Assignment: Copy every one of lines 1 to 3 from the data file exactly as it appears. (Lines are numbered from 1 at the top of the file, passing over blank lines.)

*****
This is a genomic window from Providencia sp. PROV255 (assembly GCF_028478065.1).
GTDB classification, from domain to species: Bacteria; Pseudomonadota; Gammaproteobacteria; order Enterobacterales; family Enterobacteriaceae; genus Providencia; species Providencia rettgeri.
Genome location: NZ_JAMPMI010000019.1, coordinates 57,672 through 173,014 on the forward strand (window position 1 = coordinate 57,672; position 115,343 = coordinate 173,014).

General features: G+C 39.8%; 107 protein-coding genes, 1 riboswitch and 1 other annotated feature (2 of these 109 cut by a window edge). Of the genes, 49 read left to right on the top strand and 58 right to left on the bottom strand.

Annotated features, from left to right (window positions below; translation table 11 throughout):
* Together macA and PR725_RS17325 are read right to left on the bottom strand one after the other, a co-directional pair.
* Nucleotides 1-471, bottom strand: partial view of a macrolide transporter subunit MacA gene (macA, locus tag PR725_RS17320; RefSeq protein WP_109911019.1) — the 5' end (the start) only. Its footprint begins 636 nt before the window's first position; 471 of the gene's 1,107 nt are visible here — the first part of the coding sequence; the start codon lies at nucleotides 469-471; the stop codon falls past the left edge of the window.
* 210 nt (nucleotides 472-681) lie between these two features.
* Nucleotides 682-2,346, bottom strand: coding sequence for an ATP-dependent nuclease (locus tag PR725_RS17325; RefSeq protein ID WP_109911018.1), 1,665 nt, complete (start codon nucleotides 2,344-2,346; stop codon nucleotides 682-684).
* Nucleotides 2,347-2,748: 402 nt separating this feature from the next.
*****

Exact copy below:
This is a genomic window from Providencia sp. PROV255 (assembly GCF_028478065.1).
GTDB classification, from domain to species: Bacteria; Pseudomonadota; Gammaproteobacteria; order Enterobacterales; family Enterobacteriaceae; genus Providencia; species Providencia rettgeri.
Genome location: NZ_JAMPMI010000019.1, coordinates 57,672 through 173,014 on the forward strand (window position 1 = coordinate 57,672; position 115,343 = coordinate 173,014).